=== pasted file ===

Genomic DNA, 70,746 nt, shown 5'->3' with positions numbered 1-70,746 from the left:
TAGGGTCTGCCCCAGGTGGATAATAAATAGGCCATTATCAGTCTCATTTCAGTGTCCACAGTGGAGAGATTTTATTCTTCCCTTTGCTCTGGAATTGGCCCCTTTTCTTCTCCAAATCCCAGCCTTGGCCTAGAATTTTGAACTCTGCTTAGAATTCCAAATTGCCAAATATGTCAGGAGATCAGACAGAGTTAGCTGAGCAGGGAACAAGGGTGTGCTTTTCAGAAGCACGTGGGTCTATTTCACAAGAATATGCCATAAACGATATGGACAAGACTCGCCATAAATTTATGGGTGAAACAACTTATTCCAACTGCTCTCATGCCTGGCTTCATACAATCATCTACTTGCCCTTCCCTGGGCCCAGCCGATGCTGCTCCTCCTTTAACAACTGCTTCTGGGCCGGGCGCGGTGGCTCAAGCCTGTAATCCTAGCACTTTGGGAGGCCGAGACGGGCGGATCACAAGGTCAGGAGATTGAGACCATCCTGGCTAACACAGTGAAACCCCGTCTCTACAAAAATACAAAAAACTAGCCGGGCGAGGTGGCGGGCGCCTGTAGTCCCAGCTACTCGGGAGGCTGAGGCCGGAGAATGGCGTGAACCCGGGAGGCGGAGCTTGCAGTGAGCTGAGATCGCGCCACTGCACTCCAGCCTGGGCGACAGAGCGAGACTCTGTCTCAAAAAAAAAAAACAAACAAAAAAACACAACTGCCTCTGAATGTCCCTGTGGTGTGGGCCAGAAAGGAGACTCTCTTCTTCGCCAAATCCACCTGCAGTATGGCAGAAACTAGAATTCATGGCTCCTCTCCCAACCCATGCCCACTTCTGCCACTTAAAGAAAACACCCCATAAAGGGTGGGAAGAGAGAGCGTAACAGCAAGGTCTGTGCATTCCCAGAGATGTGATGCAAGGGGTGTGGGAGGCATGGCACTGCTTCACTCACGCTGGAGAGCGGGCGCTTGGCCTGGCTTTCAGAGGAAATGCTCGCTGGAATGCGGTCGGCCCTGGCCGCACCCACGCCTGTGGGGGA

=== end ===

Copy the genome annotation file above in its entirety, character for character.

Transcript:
Genomic DNA, 70,746 nt, shown 5'->3' with positions numbered 1-70,746 from the left:
TAGGGTCTGCCCCAGGTGGATAATAAATAGGCCATTATCAGTCTCATTTCAGTGTCCACAGTGGAGAGATTTTATTCTTCCCTTTGCTCTGGAATTGGCCCCTTTTCTTCTCCAAATCCCAGCCTTGGCCTAGAATTTTGAACTCTGCTTAGAATTCCAAATTGCCAAATATGTCAGGAGATCAGACAGAGTTAGCTGAGCAGGGAACAAGGGTGTGCTTTTCAGAAGCACGTGGGTCTATTTCACAAGAATATGCCATAAACGATATGGACAAGACTCGCCATAAATTTATGGGTGAAACAACTTATTCCAACTGCTCTCATGCCTGGCTTCATACAATCATCTACTTGCCCTTCCCTGGGCCCAGCCGATGCTGCTCCTCCTTTAACAACTGCTTCTGGGCCGGGCGCGGTGGCTCAAGCCTGTAATCCTAGCACTTTGGGAGGCCGAGACGGGCGGATCACAAGGTCAGGAGATTGAGACCATCCTGGCTAACACAGTGAAACCCCGTCTCTACAAAAATACAAAAAACTAGCCGGGCGAGGTGGCGGGCGCCTGTAGTCCCAGCTACTCGGGAGGCTGAGGCCGGAGAATGGCGTGAACCCGGGAGGCGGAGCTTGCAGTGAGCTGAGATCGCGCCACTGCACTCCAGCCTGGGCGACAGAGCGAGACTCTGTCTCAAAAAAAAAAAACAAACAAAAAAACACAACTGCCTCTGAATGTCCCTGTGGTGTGGGCCAGAAAGGAGACTCTCTTCTTCGCCAAATCCACCTGCAGTATGGCAGAAACTAGAATTCATGGCTCCTCTCCCAACCCATGCCCACTTCTGCCACTTAAAGAAAACACCCCATAAAGGGTGGGAAGAGAGAGCGTAACAGCAAGGTCTGTGCATTCCCAGAGATGTGATGCAAGGGGTGTGGGAGGCATGGCACTGCTTCACTCACGCTGGAGAGCGGGCGCTTGGCCTGGCTTTCAGAGGAAATGCTCGCTGGAATGCGGTCGGCCCTGGCCGCACCCACGCCTGTGGGGGA